Kids Lifestyle, Xena's chronicles
Kids And Jobs
To think that you can keep a secret from an inquisitive six-year-old is to be a fool. When I folded my tools slightly over a month ago, I imagined there would be no need to offer an explanation to my daughter Xena but I had clearly underestimated her wit. My routine did not change much as I would still wake up at 4.45am, head to the gym then drop the kids off to school at 7.15am. However, her alarm bells went off on day one.
“Is your boss going to be happy with your outfit?” She pried as she slipped on her school shoes. I was standing by the water dispenser refilling my jar in a bid to hit my daily three litre target.
“What outfit?” Obviously, I was still not ready to let her in on the developments on my side. It felt really awkward to have to lie about something I had always been eager to engage her in.
“Are you supposed to be in this sweaty pants or shouldn’t you be in a dress and your extremely high heels?” She pressed on, pointing at my gym attire.
“Oohh, that. I decided to drop you off first then come back home and get ready for work.” I lied.
“Ok. Just make sure you don’t get late or your boss will be really mad.”
At first, my lie did the job and for the next couple of days, our conversations were pretty normal. The first day I picked her up from school, she trotted excitedly towards my car.
“You managed to get time off work? Thank you mama!” She exuberantly jumped onto the back left passenger seat.
“How was your day?” I quickly changed the topic before she dug deeper.
“Today in jewellery art class we made these bracelets. I made it small enough to fit Xia’s hand.” She stretched out her hand to reveal this scintillating bracelet with white and turquoise pearls. I love how passionate she is about making jewellery. She has an enviable collection since two years ago.
“That’s the world’s most stunning bracelet and it was kind of you to make it for your sister. When do I also get something from your art class?”
“But I already made you so many necklaces that you don’t even wear!”
On other days, she would excitedly tell me about new developments in her role in the school nativity play. There are apparently ten narrators and she’s the fifth one with about 56 words to speak. The last update regarding the play went like this:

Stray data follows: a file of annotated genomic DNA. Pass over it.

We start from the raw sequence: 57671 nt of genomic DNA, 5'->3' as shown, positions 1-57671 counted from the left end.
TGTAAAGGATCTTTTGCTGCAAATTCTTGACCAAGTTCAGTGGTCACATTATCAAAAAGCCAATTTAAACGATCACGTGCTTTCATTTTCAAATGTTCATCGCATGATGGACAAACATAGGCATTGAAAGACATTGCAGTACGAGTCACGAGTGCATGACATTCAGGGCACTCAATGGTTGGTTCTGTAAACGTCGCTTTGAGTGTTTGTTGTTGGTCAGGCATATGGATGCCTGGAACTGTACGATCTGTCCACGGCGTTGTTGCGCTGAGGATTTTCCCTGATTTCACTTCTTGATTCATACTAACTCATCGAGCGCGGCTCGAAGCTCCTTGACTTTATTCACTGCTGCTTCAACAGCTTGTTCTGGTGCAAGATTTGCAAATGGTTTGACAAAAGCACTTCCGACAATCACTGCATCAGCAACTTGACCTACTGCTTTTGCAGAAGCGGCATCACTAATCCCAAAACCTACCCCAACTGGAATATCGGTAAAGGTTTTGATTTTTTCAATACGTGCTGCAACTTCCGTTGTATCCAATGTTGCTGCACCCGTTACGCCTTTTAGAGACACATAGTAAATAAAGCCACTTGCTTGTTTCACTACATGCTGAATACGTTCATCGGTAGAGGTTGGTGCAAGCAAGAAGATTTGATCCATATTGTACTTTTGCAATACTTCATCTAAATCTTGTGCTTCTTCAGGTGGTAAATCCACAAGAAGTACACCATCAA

“Guess what additional role I got?” Her eyes sparkled as she grinned from ear to ear.
“You are now Mary mother of Jesus?”
“Nope, that’s Jaideep’s role. Try again.”
“The animals are played by the younger babies.” She offered.
“I wonder why!” I giggled at my small chaff.
“So are you going to guess my new role or should I just tell you?” She could not wait to make the big reveal.
“You’ve taken the role of all the ten narrators?”
“Oh dear. We are going to be at this for the next 10 years! Let me just tell you.”
At this point we had just got home and I was driving into the garage, so I parked the car and turned around to look at her.
She jumped out of the car and got straight to it.
“I will be the one to close off the play by saying THE END while doing the final bow like this.” She held the side of her dress with the right hand and pulled it sideways as she went down in a bow.
I was impressed by how seriously she took her role and how much joy it brought her.
This reminded me of when she was three years old and we were not sure what extracurricular activities would interest her. Her class teacher advised us to sign her up for as many as we possibly could afford and she would eventually drop what she didn’t like and pursue what she loved, without any coercion.
At first, we signed her up for ballet, tennis, monkeynastix and jewellery arts but by the second year, she dropped the first two. She told us she disliked tennis because the racket was too heavy and when we asked her to hang in there for the remainder of the term, we were informed that she would hide whenever the tennis teacher came calling. It reminded me how in high school, I would hide under the desk with a book of Solving Maths during evening sports or cross-country running sessions, yet here I am willingly waking up at 4.45am to keep fit. How things change. Later on, her interests moved to more outdoorsy and artistic stuff. Football, skating, jewellery arts and LAMDA.